About 1 year later, authors BCD submitted the corrigendum, suggesting that sufficient time had elapsed to allow author A to publish the critique, and that “This seemed to us to balance the interests of author A against the ethical requirement to promptly correct errors that we are aware of in our published paper”. The original handling editor had since left the journal but recommended publication, and the recommendation was accepted by the editor-in-chief.
Authors BCD’s corrigendum acknowledged that the errors were “called to our attention” by author A. When notified of author A’s email complaint, authors BCD proposed to submit a second corrigendum to supersede the first one, and would cite author A’s critique, which had now appeared in another journal. This proposal was rejected by author A on the grounds that authors BCD had appropriated author A’s ideas.
There are several complications.
1. Author A’s manuscript was a direct critique of authors BCD’s earlier article, but author A did not consult with authors BCD before submitting it. However, author A nominated author B as a potential referee.
2. Authors BCD did not inform author A that, despite authors A’s objection, they later submitted the corrigendum, nor did the handling editor at the time inform author A that the corrigendum had been submitted and later that it had been accepted.
3. Although author A informed the handling editor that the critique had been submitted elsewhere, author A did not apprise the editor of its progress.
4. Authors BCD did consult with the editors of the journal at each step.
What is the appropriate balance between two conflicting ethical principles: the need for authors BCD to correct an error in their work versus the need to maintain the confidentiality of privileged information?
Is retraction of the corrigendum warranted?
Is authors BCD’s proposal of a second corrigendum a reasonable solution?
Are there other actions that should be taken?
The Forum suggested that an addition could be made to the correction, citing author A's published work. The journal should take some of the blame for not finding an acceptable solution for the publication of author A's original critique and perhaps issue an apology to that effect
The Editors are grateful for COPE's advice, which they followed. An addendum was published which (1) cited author A's published work and (2) expressed regret that the editors were unable to agree with author A on an acceptable solution for the publication of A's original critique in the journal.
The publishers received an email from author B about a recently published paper, which passed peer review and had been available online for about a month. In this email, author B claimed that he and another colleague C had determined the peptide sequence in question and had not published it yet, nor given permission for it to be published. He claimed that author A had access to his unpublished results as a subcontractor on one of his grants. Furthermore, author B demanded the article be retracted. Author A alerted author B to their intention to publish in 2009, to which no response was received. Author A says that the data were obtained in his laboratory in joint work with authors B and C. Author C says that the data were obtained by him and author B, and only disclosed to author A afterwards in some collaborative work.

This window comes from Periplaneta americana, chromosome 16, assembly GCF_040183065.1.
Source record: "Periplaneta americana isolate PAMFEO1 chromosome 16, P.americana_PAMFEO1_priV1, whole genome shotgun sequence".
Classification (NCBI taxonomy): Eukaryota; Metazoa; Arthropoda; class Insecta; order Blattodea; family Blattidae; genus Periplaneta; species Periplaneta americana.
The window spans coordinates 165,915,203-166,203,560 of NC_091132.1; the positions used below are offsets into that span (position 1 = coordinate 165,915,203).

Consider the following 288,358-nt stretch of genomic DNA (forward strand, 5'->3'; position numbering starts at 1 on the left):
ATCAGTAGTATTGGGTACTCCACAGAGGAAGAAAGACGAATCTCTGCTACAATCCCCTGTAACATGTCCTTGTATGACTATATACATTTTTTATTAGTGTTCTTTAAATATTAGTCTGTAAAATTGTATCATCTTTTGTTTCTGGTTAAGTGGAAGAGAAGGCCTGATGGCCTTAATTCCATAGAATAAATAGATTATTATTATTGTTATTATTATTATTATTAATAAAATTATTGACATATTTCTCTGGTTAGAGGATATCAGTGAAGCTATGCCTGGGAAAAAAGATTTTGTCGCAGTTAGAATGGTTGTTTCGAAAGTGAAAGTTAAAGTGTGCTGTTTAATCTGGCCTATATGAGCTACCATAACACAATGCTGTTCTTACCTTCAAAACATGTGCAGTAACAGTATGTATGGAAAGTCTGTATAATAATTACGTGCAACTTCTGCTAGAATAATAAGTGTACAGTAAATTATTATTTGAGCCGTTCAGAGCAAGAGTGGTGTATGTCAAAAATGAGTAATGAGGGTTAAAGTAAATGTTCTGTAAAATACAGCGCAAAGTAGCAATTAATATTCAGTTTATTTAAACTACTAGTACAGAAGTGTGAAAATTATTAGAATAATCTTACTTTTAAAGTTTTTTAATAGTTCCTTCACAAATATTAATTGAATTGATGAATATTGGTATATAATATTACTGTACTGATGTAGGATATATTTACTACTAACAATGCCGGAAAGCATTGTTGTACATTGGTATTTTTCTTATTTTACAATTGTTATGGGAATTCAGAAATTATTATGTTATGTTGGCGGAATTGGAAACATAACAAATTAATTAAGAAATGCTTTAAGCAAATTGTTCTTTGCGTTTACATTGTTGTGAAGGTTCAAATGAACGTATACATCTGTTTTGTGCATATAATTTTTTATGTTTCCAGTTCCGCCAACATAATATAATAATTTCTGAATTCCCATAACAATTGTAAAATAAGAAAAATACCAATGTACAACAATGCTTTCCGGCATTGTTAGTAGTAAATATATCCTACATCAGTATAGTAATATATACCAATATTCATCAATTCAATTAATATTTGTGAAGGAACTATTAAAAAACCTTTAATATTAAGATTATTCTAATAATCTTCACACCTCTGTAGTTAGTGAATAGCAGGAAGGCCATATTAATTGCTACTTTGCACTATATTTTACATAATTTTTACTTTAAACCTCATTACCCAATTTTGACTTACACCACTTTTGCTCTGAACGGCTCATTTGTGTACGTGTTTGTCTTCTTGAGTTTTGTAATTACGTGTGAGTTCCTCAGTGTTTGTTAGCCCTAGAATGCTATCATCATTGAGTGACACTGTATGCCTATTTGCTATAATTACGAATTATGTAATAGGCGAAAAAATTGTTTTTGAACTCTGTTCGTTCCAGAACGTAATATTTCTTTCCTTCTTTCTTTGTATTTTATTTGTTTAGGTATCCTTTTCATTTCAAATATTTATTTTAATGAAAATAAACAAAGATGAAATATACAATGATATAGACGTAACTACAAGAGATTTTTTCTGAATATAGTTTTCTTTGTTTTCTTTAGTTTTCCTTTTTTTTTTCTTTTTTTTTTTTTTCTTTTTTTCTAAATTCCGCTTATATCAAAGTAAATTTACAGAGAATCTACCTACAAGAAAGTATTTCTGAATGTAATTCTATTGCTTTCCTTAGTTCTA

A further complication is that both authors B and C (and notably not author A) have a patent pending on the peptide sequence in question. However, author A could not have known about this. There is clearly some communication breakdown between authors A and B, but does author B have the right to demand that author A’s paper be retracted?
The Forum agreed that this was a case of disputed authorship and it cannot be resolved by the editor. It is one person’s word against another. The advice from the Forum was to contact the authors’ institutions, and in a formal letter ask them to investigate the case. The editor should let the authors know that he is contacting their institutions and that he will abide by the decision of the institution. The editor should then publish a correction or retract the article, depending on the outcome of the institution’s investigation.
Dr R, of University 1, has written an ‘official complain’ to Editor E alleging that a paper he was invited to review employs without permission a method that is the ‘background intellectual property’ (BIP) of University 1. He believes the paper should not be published.
Dr R asserts that he created the BIP prior to its use in several research projects at University 1, and notes that Dr A, the paper’s author, worked on these projects at University 1 under Dr R’s supervision when the method was explained to him.
Dr A’s current affiliation is University 2. Dr R asserts that: University 2 was never granted any right to use the BIP and that to do so would be an infringement; Dr A was advised of the confidentiality of the method. Dr A did not cite University 1’s BIP in his paper.
Dr R did not in fact review the paper when first submitted: several reviewers were invited and the initial ‘revise’ decision was communicated to Dr A on the basis of other reviews received. Dr R’s complaint to Editor E, which incidentally is not on University 1’s letterhead, was received when a revised version of the paper was under final review, 5 months after the initial reviewer invitation.